Floyd Jackson

Created by James Hadley Chase
Pseudonym of Rene Brabazon Raymond
Other pseudonyms include Raymond Marshall, Ambrose Grant & James L. Dougherty

“Women are funny animals. You never know where you are with them –
they don’t often know where they are with themselves.”
— Floyd gets wise

Got pulp?

In his one known appearance, You Never Know With Women (1949), down-on-his-luck and “not-over-honest” private eye FLOYD JACKSON has recently lost his license, and is more than a little desperate. And then he’s hired by a Hollywood agent to replace a valuable Celini dagger before its theft (by the agent’s allegedly repentant client, a voluptuous stripper) is discovered.

Naturally, things aren’t quite what they seem… and the usual patented James Hadley Chase murder and mayhem ensue. And did I mention Veda Rux, the sleepwalking stripper?

Eventually, Floyd realizes he’s been played as a patsy, and kicks himself for not seeing that the whole thing was a set-up; “a tissue of lies a half-wit paralytic could have seen through.”

If Floyd strikes your fancy and you’re bummed that Chase never wrote a sequel, don’t sweat it. There’s plenty more where that came from. Chase was nothing if not prolific. You can take your pick from several of Chase’s other PIs, including Bart Anderson, Dave Fenner, Vic Mallory, Nelson Ryan, Steve Harmas or Dirk Wallace (for starters).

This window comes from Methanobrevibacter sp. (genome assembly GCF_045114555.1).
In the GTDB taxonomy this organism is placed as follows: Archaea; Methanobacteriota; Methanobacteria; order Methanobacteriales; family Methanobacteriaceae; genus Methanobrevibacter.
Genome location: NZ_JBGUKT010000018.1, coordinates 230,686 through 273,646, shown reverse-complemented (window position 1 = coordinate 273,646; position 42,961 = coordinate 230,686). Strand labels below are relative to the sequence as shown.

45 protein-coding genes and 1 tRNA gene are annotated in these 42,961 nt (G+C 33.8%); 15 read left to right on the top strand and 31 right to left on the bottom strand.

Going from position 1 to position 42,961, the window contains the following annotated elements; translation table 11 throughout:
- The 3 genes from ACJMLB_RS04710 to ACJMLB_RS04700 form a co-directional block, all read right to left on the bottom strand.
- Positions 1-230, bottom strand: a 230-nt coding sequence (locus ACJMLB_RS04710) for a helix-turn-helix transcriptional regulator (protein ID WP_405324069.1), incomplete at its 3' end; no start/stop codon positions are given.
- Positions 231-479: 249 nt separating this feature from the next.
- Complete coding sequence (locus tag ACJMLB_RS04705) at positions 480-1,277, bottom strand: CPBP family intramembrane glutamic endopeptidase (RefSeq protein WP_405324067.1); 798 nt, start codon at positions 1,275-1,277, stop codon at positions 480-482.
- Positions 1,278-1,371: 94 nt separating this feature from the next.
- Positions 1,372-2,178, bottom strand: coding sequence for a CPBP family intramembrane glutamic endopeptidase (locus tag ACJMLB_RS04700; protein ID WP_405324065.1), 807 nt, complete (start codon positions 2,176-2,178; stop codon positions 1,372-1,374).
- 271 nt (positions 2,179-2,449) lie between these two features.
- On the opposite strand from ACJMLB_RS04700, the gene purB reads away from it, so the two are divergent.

Of course, British author Chase is best known for writing the notorious No Orchids for Miss Blandish (1942), a publishing sensation which sold over half a million copies in Great Britain alone, and may have kickstarted the whole post-war mushroom jungle. It may have been deemed vile and sick by some upon its release,  and drew much hostility from critics, not just for its violence but for being such a blatant rip-off of William Faulkner’s Sanctuary. In fact, charges of plagiarism and lifting passages verbatim or almost verbatim from other writers dogged him throughout his career, eventually prompting Chase later in his career to publicly apologize to Raymond Chandler. But the British, then undergoing constant bombardment by the Nazis, lapped it up; a “phenomenon, George Orwell suggested, “brought about by the mingled boredom and brutality of war.”

In 2009, Harlequin reprinted You Never Know With Women (with its original cover) as part of the publisher’s 60th anniversary.


Respectfully submitted by Kevin Burton Smith.

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